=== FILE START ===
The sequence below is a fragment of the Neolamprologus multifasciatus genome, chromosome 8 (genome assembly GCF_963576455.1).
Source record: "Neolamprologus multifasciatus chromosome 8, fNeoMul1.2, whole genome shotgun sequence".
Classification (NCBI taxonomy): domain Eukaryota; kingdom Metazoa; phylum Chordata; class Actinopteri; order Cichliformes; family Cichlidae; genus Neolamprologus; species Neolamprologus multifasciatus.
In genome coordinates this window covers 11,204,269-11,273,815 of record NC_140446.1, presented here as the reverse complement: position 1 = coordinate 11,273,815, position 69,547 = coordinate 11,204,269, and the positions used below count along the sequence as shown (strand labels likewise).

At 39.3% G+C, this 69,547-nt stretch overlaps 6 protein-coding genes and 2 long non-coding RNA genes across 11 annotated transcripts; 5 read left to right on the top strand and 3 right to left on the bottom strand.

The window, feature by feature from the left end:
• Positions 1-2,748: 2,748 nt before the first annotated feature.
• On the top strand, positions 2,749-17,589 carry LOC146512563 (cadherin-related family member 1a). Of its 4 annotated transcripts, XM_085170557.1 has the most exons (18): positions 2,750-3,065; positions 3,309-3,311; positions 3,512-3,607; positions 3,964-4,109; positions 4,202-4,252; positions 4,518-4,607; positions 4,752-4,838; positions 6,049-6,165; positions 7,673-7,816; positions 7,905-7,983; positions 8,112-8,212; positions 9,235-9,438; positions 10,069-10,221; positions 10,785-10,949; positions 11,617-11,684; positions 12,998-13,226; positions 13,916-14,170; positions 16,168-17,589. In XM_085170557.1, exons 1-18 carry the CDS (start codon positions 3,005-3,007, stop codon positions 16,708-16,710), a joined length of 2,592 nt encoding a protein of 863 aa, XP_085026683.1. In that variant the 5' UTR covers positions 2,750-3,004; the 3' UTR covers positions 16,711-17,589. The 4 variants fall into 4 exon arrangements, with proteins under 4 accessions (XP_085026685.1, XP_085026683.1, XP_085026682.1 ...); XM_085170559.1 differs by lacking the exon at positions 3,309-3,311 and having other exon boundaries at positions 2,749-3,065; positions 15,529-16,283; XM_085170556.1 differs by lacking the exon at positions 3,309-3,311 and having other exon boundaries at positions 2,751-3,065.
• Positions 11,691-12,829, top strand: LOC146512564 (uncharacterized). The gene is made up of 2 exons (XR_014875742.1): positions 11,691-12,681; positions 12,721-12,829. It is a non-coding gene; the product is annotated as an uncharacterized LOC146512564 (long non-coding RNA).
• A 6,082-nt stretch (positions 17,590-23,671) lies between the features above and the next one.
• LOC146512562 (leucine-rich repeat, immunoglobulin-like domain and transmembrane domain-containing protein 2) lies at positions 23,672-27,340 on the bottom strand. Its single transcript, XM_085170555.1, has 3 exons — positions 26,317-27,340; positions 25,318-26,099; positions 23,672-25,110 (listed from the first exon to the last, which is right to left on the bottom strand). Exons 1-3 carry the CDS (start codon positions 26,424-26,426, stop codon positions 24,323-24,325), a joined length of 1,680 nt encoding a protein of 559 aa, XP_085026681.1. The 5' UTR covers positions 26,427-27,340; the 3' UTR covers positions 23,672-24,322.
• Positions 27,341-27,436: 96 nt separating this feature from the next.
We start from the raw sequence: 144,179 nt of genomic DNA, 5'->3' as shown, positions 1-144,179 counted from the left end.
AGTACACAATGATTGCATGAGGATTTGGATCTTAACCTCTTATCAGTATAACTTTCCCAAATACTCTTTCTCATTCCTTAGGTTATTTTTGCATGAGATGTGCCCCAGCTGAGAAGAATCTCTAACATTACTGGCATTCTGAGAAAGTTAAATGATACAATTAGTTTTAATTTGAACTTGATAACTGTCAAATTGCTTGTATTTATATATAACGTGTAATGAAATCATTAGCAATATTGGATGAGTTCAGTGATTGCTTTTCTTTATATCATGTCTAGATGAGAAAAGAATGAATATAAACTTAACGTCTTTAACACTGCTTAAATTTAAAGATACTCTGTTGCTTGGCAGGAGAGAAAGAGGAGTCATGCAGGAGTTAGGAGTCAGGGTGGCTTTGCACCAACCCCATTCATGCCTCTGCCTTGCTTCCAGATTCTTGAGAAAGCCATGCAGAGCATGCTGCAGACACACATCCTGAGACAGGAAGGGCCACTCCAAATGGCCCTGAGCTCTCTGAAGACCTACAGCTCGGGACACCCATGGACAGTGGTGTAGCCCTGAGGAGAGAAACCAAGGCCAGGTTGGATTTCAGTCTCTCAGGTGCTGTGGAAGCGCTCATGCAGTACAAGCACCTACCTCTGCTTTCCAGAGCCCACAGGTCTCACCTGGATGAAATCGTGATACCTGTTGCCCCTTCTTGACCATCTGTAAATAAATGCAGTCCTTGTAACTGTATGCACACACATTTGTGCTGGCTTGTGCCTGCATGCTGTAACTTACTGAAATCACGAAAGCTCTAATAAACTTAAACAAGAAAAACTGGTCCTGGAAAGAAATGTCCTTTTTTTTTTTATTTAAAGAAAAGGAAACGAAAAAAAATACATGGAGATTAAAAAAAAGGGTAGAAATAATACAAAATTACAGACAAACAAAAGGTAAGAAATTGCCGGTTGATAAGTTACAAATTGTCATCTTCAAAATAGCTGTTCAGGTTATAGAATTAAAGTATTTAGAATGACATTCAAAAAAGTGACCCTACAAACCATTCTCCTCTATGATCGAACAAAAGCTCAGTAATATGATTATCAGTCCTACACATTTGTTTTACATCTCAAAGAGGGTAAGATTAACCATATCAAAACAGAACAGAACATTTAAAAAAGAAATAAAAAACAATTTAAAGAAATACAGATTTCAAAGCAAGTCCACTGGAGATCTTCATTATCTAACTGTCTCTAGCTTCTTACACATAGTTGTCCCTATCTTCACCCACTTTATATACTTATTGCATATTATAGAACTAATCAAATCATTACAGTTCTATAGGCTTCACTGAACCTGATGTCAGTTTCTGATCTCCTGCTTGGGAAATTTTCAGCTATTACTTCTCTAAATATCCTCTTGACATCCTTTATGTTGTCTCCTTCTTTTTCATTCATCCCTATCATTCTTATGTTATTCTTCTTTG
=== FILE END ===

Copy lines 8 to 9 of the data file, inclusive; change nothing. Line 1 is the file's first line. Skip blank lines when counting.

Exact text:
• On the top strand, positions 2,749-17,589 carry LOC146512563 (cadherin-related family member 1a). Of its 4 annotated transcripts, XM_085170557.1 has the most exons (18): positions 2,750-3,065; positions 3,309-3,311; positions 3,512-3,607; positions 3,964-4,109; positions 4,202-4,252; positions 4,518-4,607; positions 4,752-4,838; positions 6,049-6,165; positions 7,673-7,816; positions 7,905-7,983; positions 8,112-8,212; positions 9,235-9,438; positions 10,069-10,221; positions 10,785-10,949; positions 11,617-11,684; positions 12,998-13,226; positions 13,916-14,170; positions 16,168-17,589. In XM_085170557.1, exons 1-18 carry the CDS (start codon positions 3,005-3,007, stop codon positions 16,708-16,710), a joined length of 2,592 nt encoding a protein of 863 aa, XP_085026683.1. In that variant the 5' UTR covers positions 2,750-3,004; the 3' UTR covers positions 16,711-17,589. The 4 variants fall into 4 exon arrangements, with proteins under 4 accessions (XP_085026685.1, XP_085026683.1, XP_085026682.1 ...); XM_085170559.1 differs by lacking the exon at positions 3,309-3,311 and having other exon boundaries at positions 2,749-3,065; positions 15,529-16,283; XM_085170556.1 differs by lacking the exon at positions 3,309-3,311 and having other exon boundaries at positions 2,751-3,065.
• Positions 11,691-12,829, top strand: LOC146512564 (uncharacterized). The gene is made up of 2 exons (XR_014875742.1): positions 11,691-12,681; positions 12,721-12,829. It is a non-coding gene; the product is annotated as an uncharacterized LOC146512564 (long non-coding RNA).